How to develop the character of a person? What are the characteral qualities and when does the character reaches the acme of excellence? Similarly, what is the most effective behavior, effective at the same time amiable and acceptable to the people around? It is not enough if you speak, but you should speak in a manner that will become effective even before the one who is unwilling to hear. Whatever stand you take and whatever views and options you cherish and pursue, they should be so good, great and adorable that even the enemies would appreciate.
Then we have our interactions where everyone is tested, tried and led to success or failure. In all our scriptures particularly Ramayana and Mahabharata, the two epics of our land in which only human characters and their lives and exploits are dealt with, they are the only two epics which describe character, behavior and interactions.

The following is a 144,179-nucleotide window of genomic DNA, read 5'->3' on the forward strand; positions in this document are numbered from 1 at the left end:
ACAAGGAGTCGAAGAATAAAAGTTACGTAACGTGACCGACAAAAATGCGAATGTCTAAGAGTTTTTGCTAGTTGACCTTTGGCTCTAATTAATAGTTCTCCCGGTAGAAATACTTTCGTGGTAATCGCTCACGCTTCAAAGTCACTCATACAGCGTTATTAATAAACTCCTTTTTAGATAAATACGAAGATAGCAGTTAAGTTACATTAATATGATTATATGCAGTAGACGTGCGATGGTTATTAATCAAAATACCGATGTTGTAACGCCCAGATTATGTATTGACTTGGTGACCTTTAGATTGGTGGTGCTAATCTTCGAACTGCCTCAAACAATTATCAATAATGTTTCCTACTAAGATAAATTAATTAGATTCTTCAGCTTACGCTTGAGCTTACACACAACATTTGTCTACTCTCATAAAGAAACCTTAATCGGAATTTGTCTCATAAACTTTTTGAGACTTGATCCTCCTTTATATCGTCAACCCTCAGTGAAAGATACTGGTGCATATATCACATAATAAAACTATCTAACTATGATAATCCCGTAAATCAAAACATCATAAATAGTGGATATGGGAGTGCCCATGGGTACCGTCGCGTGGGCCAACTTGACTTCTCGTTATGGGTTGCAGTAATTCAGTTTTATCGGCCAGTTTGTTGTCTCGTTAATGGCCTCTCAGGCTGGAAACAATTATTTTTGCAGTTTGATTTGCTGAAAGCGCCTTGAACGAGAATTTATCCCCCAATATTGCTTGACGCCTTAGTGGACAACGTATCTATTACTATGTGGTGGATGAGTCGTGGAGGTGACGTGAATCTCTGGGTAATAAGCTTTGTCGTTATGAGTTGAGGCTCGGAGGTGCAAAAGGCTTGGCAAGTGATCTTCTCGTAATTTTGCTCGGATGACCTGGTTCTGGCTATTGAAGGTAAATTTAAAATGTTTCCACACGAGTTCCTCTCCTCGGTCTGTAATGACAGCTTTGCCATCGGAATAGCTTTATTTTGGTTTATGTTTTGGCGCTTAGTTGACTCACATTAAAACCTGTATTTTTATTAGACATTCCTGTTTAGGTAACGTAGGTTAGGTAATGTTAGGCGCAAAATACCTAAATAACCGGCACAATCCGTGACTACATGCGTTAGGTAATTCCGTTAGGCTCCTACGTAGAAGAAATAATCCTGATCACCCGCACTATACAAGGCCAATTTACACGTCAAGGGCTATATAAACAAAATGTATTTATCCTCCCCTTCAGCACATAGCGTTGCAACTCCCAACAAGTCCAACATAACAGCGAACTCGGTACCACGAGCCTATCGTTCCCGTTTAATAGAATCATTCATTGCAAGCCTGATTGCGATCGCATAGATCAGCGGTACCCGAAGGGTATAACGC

In the whole of my life where for the past sixty-one years I have been moving about like a moving university visiting villages, towns, cities in India as well as abroad, talking to people in an organized manner in the form of discourses which we call ‘Jñāna Yajñās’ and for the past few years also conducting workshop programs, sometimes one day, sometimes two days workshop for managerial people particularly, I have always been speaking about the greatness and the applicational majesty of our writings, most ancient writings. I recite and quote only from the Sanskrit texts, ancient texts of the country. I never speak of any other author nor do I quote from anyone else in the world. In all these sixty-one years, I have always felt that our people particularly the intelligentsia, the intellectual community are missing a great deal by not being exposed to our epic thinking and epic excellences.